European Union regulators fined Scania 880 million euros ($1 billion) on Wednesday for taking part in a truckmakers cartel which has already cost four of its peers a combined 2.9 billion euro penalty.
While the fine "is slightly above expectations", the risk of hefty compensation awards in the future "seems remote as it'll be hard to prove the actual damage", Christian Ludwig, an analyst at Bankhaus Lampe in Germany, said in a phone interview.
The five other firms - MAN (Swiss: MAN.SW - news), Daimler (IOB: 0NXX.IL - news), Iveco, Volvo/Renault (LSE: 0NQF.L - news) and DAF - settled the case past year, getting a 10% cut in their fines in return for their cooperation.
This cartel affected very substantial numbers of road hauliers in Europe, since Scania and the other truck manufacturers in the cartel produce more than nine out of every 10 medium and heavy trucks sold in Europe. The financial burdens and management distraction are particularly unwelcome as the manufacturer seeks to navigate disruption from a shift to an era of self-driving electric cars.
Scania maintained its innocence and said it would likely appeal.
The Commission said road haulage was an essential part of the European transport sector, and its competitiveness depends on truck prices.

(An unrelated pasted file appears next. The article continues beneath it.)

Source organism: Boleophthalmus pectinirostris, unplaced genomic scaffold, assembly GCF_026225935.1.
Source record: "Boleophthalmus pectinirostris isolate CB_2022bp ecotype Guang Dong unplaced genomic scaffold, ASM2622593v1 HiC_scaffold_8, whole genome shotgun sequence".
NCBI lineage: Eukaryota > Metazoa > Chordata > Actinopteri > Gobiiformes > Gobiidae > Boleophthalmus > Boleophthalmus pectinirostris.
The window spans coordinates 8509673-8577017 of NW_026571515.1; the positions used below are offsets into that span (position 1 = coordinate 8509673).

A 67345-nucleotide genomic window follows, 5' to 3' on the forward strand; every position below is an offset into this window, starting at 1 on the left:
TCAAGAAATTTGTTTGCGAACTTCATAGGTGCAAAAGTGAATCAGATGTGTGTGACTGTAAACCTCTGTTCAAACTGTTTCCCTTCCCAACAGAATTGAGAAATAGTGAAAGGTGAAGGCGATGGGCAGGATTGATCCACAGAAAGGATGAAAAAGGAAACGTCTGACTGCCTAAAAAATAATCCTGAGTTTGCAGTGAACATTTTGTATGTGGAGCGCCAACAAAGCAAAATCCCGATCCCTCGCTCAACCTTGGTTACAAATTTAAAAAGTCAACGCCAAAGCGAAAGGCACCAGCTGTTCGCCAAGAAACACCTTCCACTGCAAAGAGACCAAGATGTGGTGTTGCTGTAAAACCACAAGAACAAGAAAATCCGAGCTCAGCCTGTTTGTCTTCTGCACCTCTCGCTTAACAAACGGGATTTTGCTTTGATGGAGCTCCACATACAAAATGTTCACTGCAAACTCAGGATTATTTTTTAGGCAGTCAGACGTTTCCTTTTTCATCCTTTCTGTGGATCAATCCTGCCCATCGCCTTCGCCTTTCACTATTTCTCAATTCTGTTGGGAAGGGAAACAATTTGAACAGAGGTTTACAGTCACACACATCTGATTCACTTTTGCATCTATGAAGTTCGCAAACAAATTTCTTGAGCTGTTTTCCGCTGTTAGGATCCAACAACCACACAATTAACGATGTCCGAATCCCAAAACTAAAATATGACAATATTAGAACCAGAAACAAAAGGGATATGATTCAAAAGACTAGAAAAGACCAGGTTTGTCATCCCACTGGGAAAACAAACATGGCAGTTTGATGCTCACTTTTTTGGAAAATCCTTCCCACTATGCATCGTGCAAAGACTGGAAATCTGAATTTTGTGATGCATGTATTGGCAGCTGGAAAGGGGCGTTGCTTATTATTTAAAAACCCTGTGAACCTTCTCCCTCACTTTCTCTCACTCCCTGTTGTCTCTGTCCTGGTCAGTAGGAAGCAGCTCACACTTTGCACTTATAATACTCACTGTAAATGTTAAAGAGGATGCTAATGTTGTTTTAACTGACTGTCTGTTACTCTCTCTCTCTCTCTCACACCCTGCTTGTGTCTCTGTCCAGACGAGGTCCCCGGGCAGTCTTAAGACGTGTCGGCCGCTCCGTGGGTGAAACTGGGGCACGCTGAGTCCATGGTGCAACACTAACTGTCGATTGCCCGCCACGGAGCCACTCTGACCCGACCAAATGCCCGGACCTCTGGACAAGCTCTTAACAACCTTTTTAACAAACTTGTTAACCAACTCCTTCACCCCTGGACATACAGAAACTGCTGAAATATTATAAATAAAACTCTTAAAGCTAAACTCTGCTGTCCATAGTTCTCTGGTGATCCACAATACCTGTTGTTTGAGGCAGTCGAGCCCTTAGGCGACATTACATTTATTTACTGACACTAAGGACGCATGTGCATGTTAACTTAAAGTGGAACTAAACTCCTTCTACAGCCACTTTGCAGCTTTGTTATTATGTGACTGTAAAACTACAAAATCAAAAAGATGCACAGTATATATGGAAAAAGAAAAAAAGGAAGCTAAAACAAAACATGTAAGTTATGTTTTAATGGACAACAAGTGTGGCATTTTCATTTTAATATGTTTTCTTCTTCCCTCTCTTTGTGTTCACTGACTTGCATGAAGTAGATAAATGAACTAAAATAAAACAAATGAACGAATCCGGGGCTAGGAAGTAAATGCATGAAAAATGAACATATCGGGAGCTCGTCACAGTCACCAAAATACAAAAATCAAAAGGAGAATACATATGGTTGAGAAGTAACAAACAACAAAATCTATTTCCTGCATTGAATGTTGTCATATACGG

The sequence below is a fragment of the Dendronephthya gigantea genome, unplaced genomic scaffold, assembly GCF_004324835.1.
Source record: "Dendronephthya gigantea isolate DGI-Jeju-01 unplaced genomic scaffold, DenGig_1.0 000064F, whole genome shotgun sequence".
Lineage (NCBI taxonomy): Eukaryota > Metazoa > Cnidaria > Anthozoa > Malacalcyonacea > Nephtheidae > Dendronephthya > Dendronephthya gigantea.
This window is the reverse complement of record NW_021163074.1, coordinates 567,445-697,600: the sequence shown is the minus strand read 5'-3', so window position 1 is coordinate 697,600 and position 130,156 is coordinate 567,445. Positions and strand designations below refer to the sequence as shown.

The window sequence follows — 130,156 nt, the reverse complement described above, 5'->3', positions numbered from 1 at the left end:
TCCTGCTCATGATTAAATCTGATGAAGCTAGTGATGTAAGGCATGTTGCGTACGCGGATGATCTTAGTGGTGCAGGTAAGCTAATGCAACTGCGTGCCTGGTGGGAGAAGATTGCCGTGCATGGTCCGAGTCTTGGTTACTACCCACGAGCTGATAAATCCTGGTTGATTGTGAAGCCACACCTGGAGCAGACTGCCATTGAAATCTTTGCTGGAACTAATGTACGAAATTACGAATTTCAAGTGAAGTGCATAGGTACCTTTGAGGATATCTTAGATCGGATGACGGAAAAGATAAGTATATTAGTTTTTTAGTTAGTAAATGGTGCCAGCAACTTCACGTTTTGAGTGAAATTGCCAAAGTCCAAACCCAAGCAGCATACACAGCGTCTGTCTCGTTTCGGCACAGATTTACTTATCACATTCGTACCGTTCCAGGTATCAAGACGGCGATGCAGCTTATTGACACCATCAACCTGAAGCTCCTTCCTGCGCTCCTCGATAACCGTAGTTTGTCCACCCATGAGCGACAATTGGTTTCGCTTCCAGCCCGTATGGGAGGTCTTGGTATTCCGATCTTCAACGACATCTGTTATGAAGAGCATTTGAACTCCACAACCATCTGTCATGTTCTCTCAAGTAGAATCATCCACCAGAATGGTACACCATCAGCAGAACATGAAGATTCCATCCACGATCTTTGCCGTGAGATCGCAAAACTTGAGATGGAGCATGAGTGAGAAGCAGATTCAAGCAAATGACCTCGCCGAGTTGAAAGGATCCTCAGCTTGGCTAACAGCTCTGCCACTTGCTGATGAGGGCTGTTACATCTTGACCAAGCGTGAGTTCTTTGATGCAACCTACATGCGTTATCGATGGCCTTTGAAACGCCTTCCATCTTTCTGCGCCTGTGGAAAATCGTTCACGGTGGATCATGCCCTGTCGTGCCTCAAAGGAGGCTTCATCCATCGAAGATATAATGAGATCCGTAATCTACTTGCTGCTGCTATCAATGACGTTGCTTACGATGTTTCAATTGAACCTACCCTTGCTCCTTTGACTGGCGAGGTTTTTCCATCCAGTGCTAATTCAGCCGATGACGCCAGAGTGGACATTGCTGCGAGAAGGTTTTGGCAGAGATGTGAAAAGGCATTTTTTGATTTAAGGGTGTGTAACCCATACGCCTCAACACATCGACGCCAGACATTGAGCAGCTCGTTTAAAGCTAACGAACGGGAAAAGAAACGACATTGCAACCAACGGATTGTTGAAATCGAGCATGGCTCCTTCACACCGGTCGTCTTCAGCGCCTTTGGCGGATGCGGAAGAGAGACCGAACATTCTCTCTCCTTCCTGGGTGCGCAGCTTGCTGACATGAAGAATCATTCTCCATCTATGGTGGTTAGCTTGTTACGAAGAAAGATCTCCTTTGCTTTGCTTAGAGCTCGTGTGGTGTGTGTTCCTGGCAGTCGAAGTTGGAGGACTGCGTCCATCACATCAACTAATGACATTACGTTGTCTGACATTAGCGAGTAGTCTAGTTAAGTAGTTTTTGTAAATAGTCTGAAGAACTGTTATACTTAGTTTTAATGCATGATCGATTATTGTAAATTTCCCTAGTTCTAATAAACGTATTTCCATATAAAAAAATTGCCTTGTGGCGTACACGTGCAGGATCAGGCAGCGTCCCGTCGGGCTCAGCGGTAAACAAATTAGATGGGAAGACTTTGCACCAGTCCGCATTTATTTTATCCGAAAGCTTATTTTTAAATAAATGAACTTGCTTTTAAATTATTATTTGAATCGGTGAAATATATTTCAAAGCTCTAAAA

"Instead of colluding on pricing, the truck manufacturers should have been competing against each other - also on environmental improvements", Vestager said.
Scania chose not to cooperate with the Commission during the investigation.
"Our investigation found that the first meeting between senior managers of all six truck producers took place right here in Brussels, in January 1997". From 2004, the truckmakers' German units swapped information electronically.
DAF also had to pay 752.7 million euros previous year.
The infringement by the cartel lasted 14 years from 1997 until 2011 when the Commission carried out unannounced inspections of the firms.
For their part in the transgression, the EC fined Daimler just over €1 billion (A$1.5 billion), DAF €753 million (A$1.1 billion), Volvo/Renault €670 million (A$984 million), and Iveco €494 million (A$725 million).